UNIFORM CIVIL CODE- THE QUESTION OVER ITS IMPLEMENTATION
After the Delhi High Court directed the Centre to apply the Uniform Civil Code (“UCC”), it is once again in the news and the topic of heated debates. The Delhi High Court, in response to a petition challenging the application of the Hindu Marriage Act, 1955 to a couple from the Meena community, underlines the fact that the youth of this nation, belonging to different communities, tribes, etc. should not be made to struggle with the issues arising from various personal religious law. Let us try to find out to what extent is this statement valid.
Uniform Civil Code- Meaning and Importance
UCC is a law or a code that would impress upon the idea of one nation one law. It would envisage for one single law for basically all the communities pertaining to their issues like marriage, divorce, etc. The UCC is enshrined in the Article 44, which is part IV of the Constitution as- “The state shall endeavour to secure for the citizens a Uniform Civil Code throughout the territory of India.” According to Article 37 of the Constitution, it is part of the Directive Principles of State Policy, which are non-justiciable, or not enforceable in a court of law. Fundamental Rights, on the other hand, are enforceable in a court of law.
The thing to consider here is while other Articles of the Directive Principles of State Policy include the usage of phrases like “in particular strive”; “shall in particular direct its policy”; “shall be obligation of the state” etc., the phrase included in Article 44 is “state shall endeavour.” However, Article 43 mentions “the state shall endeavour through legislature.” This shows that all the other Articles are relatively of greater importance than Article 44.
Understanding the context of the Constitution makers
As mentioned above, the UCC basically deals with the personal laws of various religious communities of our country. However, it is worth noting that the personal laws are specified in the Constitution’s concurrent list, which clearly means that the framers of the Constitution never wanted a uniform law for the entire nation. It means that the personal laws can be different in all the 29 states of India. It’s also not as if there’s no uniform code in any of these areas. In civil proceedings, Indian laws follow a consistent code. like the Partnership Act, Sales of Goods Act, Evidence Act, etc. but again, all of these have gone through hundreds of amendments as suited to the different States. Thus, the notion of “one nation, one law” is not proposed by the Constitution.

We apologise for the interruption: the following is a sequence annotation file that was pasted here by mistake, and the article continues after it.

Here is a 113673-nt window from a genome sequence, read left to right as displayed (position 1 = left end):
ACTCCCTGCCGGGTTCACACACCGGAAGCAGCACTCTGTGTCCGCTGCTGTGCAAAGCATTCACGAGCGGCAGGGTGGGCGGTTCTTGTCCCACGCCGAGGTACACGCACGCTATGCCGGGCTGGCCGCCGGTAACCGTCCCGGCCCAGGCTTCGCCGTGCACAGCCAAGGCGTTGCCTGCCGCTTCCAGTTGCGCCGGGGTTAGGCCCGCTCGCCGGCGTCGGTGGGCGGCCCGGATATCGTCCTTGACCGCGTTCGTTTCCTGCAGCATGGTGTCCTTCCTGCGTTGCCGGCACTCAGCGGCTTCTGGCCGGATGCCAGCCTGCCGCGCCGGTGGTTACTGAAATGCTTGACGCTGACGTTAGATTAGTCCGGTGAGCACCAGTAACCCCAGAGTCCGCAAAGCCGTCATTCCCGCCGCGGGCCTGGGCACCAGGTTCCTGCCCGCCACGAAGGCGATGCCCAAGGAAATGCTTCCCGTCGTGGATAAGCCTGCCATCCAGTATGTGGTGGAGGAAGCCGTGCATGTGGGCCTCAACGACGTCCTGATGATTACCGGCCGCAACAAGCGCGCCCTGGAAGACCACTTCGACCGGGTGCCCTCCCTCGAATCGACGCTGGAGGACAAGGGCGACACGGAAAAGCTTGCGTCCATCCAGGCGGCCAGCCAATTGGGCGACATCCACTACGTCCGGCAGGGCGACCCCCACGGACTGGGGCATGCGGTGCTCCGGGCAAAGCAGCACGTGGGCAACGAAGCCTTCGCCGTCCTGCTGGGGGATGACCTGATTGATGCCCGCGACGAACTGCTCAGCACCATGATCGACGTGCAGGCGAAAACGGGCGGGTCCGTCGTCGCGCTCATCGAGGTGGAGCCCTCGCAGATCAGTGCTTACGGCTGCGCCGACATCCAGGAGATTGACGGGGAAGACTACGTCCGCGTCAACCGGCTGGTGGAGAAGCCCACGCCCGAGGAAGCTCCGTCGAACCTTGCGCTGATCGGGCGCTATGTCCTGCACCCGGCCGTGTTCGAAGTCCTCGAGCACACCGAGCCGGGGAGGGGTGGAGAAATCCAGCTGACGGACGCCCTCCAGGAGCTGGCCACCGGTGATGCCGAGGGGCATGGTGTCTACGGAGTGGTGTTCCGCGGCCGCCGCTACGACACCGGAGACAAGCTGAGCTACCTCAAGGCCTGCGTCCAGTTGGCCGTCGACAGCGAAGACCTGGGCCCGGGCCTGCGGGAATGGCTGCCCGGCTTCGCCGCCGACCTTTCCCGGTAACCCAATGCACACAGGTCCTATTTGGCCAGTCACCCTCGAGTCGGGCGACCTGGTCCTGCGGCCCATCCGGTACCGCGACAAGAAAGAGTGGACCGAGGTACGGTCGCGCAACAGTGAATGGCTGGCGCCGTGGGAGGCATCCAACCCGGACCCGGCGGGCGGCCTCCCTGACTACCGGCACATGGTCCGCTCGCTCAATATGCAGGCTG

The Complex case of Goa
Jose Paulo Coutinho v. Maria Luiza Valentina Pereira (2019) was the case in which the Supreme Court mentioned Goa as “a shining example of an Indian State which has a uniform civil code applicable to all…”
The Portuguese, in 1867, introduced the Goa Civil Code, which unlike others begins with the name of God as well as the King of Portugal. The Civil Code of Goa is divided into four sections, each of which deals with civil capacity, the acquisition of rights, the right to property, and the breach of rights and remedies. The Code has been preserved thanks to Section 5(1) of the Goa, Daman, and Diu Administration Act, 1962, which allowed it to continue. The Jammu & Kashmir Reorganisation Act, 2019, on the other hand, has removed regulations based on local Hindu customs; even Kashmiri Muslims were bound to such non-Islamic laws and customs. The Hindus, living in Goa, are still following the family and succession laws of the Portuguese. Polygamy, that also on a limited scale, is made permissible to the Hindu community upon their opposition. Such freedom is not given to any of the other communities living there. Some concessions are given by the Code to the Catholics. They need not require to register their marriage and the marriages performed in the Church can be dissolved by the Catholic priests. The High Court automatically approves dissolutions by Church tribunals as is the case with the Sharia courts. The question that whether the revised Hindu Code Bill will be adopted over the Portuguese Civil Code is still up in the air.
According to the Code of 1867, there is joint ownership in case of matrimonial property and the same is equally divided in case of divorce. But at the same time, according to the pre-nuptial contracts, parties have the option to opt out of the joint ownership. Thus, even during the joint ownership of the properties, the husband remains the overall controller of the assets. The various Acts (Goa Succession, Inventory Proceedings Act of 2012 and the Notaries Act) passed by the Union Government in 2016 clearly placed the deceased’s descendants, ascendants, and brothers ahead of the surviving spouse (order of legal succession).